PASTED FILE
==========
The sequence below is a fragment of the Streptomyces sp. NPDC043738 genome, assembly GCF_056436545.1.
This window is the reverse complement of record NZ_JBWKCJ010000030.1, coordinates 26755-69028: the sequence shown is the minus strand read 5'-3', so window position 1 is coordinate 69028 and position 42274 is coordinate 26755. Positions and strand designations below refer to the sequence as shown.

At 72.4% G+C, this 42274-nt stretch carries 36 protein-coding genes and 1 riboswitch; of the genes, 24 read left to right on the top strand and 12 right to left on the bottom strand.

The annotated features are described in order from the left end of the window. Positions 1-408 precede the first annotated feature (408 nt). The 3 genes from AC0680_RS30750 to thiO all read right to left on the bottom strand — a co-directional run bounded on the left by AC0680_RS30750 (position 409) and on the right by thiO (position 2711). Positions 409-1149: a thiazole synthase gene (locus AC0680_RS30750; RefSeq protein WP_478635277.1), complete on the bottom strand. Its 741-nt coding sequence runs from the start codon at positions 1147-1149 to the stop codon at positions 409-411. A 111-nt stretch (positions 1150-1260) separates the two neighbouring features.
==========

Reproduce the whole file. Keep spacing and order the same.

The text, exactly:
The sequence below is a fragment of the Streptomyces sp. NPDC043738 genome, assembly GCF_056436545.1.
This window is the reverse complement of record NZ_JBWKCJ010000030.1, coordinates 26755-69028: the sequence shown is the minus strand read 5'-3', so window position 1 is coordinate 69028 and position 42274 is coordinate 26755. Positions and strand designations below refer to the sequence as shown.

At 72.4% G+C, this 42274-nt stretch carries 36 protein-coding genes and 1 riboswitch; of the genes, 24 read left to right on the top strand and 12 right to left on the bottom strand.

The annotated features are described in order from the left end of the window. Positions 1-408 precede the first annotated feature (408 nt). The 3 genes from AC0680_RS30750 to thiO all read right to left on the bottom strand — a co-directional run bounded on the left by AC0680_RS30750 (position 409) and on the right by thiO (position 2711). Positions 409-1149: a thiazole synthase gene (locus AC0680_RS30750; RefSeq protein WP_478635277.1), complete on the bottom strand. Its 741-nt coding sequence runs from the start codon at positions 1147-1149 to the stop codon at positions 409-411. A 111-nt stretch (positions 1150-1260) separates the two neighbouring features.